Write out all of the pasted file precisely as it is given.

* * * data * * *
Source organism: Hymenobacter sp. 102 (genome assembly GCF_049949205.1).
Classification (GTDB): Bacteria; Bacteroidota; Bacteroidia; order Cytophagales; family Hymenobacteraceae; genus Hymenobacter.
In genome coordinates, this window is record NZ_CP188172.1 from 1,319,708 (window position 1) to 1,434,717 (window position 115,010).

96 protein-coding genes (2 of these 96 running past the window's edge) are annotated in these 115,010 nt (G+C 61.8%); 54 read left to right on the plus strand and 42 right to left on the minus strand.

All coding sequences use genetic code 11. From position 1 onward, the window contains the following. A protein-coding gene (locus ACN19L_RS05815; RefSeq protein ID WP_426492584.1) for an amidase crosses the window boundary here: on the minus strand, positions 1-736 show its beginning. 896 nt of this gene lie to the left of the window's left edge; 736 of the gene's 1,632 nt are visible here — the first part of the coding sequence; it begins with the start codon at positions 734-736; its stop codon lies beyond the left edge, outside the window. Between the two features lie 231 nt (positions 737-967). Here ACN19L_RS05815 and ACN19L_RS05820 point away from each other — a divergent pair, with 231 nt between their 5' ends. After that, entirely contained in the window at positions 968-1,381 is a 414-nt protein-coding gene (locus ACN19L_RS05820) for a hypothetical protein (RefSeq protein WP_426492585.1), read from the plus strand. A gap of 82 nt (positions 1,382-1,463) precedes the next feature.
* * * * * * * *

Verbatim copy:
Source organism: Hymenobacter sp. 102 (genome assembly GCF_049949205.1).
Classification (GTDB): Bacteria; Bacteroidota; Bacteroidia; order Cytophagales; family Hymenobacteraceae; genus Hymenobacter.
In genome coordinates, this window is record NZ_CP188172.1 from 1,319,708 (window position 1) to 1,434,717 (window position 115,010).

96 protein-coding genes (2 of these 96 running past the window's edge) are annotated in these 115,010 nt (G+C 61.8%); 54 read left to right on the plus strand and 42 right to left on the minus strand.

All coding sequences use genetic code 11. From position 1 onward, the window contains the following. A protein-coding gene (locus ACN19L_RS05815; RefSeq protein ID WP_426492584.1) for an amidase crosses the window boundary here: on the minus strand, positions 1-736 show its beginning. 896 nt of this gene lie to the left of the window's left edge; 736 of the gene's 1,632 nt are visible here — the first part of the coding sequence; it begins with the start codon at positions 734-736; its stop codon lies beyond the left edge, outside the window. Between the two features lie 231 nt (positions 737-967). Here ACN19L_RS05815 and ACN19L_RS05820 point away from each other — a divergent pair, with 231 nt between their 5' ends. After that, entirely contained in the window at positions 968-1,381 is a 414-nt protein-coding gene (locus ACN19L_RS05820) for a hypothetical protein (RefSeq protein WP_426492585.1), read from the plus strand. A gap of 82 nt (positions 1,382-1,463) precedes the next feature.